Anesthesia and Pain in Advanced Invertebrates


Cephalopod mollusks and decapod crustaceans are believed to the most developed and intelligent invertebrates and may be sentient animals. They are legally protected by a number of national and trans-national organizations, such as the European Union.

In the proposed research topic we would start by attempting to define sentience/consciousness, probably in relation to what we understand in marine vertebrates, which may be very different from that in land-based forms. Given that many mollusks, including cephalopods, and crustaceans are model animals in neuroscience and species of interest for aquaculture, definitions and mechanisms of action of anesthetics and analgesics acquire an added value for the project.

One of the features of sentient beings is that they feel pain, but this is largely a central nervous phenomenon, a consequence of nociception. Therefore the evolution of nociception in invertebrates and the presence of opioids in their nervous systems needs to be elaborated as a basis for considering the welfare of mollusks and crustaceans, particularly under laboratory conditions.

This leads us on to the very difficult problem of how we assess pain in invertebrates – a withdrawal response to a noxious stimulus could be a simple reflex reaction in simpler animals, but at what point in the evolution of nervous systems does the subjective sensation of pain arise? This leads to further questions as to how should the more advanced invertebrates be anesthetized and should we use clinical general anesthetics on them? To understand more of this we need to comprehend the basis of clinical anesthesia and analgesia. We should then consider the substances used as anesthetics in invertebrates and their suitability to the species involved, both crustaceans and mollusks.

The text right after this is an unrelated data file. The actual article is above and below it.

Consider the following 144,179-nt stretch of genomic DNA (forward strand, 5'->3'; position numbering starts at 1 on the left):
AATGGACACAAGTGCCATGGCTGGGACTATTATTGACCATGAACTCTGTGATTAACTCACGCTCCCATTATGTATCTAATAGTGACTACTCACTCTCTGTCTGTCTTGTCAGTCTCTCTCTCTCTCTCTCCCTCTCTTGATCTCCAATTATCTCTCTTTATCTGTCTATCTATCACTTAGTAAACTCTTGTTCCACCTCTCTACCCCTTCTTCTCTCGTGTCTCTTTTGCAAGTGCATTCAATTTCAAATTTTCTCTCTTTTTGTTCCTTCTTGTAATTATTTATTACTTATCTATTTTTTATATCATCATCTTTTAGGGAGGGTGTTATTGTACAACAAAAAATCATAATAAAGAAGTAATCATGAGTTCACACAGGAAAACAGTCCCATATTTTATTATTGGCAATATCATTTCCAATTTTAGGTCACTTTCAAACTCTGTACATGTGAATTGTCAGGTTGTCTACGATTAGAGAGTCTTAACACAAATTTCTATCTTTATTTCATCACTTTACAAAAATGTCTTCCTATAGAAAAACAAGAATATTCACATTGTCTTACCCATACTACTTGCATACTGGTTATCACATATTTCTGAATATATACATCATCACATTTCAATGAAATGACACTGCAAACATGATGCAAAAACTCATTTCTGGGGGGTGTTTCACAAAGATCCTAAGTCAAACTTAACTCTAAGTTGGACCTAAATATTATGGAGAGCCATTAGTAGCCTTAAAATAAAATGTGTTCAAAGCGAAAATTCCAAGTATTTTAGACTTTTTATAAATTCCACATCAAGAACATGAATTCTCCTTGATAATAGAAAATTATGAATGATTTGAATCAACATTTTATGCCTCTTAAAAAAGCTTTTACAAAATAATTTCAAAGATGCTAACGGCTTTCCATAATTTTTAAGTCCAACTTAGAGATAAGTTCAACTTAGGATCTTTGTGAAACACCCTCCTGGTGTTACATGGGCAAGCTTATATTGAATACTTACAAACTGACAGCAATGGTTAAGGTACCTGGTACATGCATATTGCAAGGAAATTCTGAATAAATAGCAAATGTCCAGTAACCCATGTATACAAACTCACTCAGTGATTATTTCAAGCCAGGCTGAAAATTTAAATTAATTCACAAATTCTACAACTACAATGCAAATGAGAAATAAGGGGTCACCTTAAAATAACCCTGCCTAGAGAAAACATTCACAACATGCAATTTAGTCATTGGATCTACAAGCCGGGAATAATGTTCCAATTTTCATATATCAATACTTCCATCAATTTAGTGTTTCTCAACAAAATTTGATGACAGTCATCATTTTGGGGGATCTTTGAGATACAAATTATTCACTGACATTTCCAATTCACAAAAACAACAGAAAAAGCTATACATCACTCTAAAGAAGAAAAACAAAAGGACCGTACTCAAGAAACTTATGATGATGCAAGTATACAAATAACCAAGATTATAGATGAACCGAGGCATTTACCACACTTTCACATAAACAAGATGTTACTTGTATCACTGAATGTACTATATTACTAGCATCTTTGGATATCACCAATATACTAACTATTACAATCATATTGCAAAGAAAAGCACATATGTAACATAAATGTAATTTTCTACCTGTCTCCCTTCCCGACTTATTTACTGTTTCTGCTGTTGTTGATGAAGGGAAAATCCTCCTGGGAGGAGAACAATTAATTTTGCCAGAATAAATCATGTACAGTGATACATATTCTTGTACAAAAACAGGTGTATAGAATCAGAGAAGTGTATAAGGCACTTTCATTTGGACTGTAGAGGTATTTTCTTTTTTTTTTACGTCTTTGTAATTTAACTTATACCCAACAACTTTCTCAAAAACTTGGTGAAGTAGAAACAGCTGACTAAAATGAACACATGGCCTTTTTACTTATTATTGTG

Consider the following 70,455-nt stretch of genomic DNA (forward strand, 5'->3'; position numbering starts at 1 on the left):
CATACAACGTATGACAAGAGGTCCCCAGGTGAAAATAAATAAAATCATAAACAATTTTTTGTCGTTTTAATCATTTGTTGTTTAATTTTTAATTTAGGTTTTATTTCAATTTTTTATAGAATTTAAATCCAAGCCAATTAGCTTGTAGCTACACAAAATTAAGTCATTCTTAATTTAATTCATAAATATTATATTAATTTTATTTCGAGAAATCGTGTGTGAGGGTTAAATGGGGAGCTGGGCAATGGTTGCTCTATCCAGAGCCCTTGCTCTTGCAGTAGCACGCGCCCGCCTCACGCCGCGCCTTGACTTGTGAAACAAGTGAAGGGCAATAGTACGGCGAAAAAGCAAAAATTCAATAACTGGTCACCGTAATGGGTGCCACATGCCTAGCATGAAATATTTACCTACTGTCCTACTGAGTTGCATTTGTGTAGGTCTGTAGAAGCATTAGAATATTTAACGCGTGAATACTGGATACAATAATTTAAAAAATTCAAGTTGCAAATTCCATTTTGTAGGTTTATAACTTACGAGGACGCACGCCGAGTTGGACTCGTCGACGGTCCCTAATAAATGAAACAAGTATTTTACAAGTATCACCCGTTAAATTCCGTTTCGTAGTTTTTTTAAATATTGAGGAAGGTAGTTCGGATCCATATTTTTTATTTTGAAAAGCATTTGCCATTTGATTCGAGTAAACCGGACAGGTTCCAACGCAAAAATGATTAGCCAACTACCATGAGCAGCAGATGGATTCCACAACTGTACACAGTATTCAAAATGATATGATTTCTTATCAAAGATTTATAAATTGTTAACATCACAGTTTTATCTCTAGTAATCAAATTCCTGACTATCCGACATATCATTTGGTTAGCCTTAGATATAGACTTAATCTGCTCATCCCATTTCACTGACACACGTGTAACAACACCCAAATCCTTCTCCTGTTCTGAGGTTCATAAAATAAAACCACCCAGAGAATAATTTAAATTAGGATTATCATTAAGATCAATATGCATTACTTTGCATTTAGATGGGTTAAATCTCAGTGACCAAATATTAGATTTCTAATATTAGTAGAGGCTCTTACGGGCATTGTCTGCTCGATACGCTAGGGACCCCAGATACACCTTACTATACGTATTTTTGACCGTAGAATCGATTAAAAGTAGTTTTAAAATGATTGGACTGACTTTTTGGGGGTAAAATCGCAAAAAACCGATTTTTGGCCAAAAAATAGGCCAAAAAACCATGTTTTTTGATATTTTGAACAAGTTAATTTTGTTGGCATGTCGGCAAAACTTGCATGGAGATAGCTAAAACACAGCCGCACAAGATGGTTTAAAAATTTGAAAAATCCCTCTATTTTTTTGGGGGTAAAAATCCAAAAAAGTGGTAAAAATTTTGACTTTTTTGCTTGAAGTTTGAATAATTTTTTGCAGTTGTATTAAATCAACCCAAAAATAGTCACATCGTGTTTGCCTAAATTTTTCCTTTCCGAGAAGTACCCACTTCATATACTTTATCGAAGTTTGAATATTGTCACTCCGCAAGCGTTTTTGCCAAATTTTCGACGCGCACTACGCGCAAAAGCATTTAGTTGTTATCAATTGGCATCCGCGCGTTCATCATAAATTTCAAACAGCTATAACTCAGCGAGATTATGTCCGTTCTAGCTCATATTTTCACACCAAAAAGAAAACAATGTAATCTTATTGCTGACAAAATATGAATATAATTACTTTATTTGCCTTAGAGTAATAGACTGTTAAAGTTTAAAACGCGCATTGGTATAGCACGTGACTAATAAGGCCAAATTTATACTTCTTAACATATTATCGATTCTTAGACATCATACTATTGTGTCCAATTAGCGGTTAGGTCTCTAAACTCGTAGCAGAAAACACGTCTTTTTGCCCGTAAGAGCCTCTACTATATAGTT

Other questions also arise as to whether anesthetics and/or analgesics affect learning and memory in mollusks and crustaceans and these issues are presumably related to consciousness, if present, in advanced invertebrates. One view of anesthesia in mammals is that its effects may be differentiated so that, loss of consciousness appears to be associated with the cerebral cortex, amnesia with the limbic system and immobility and analgesia with the spinal cord. Do equivalent divisions occur within the nervous systems of advanced invertebrates, and if so, with which parts of their nervous systems are they associated? Finally, if advanced invertebrates are conscious/sentient, then there must be numerous different neural systems with which consciousness is associated, so would this enlighten us on the general nature of consciousness? What sort of neural matrix is required for a creature to become sentient?

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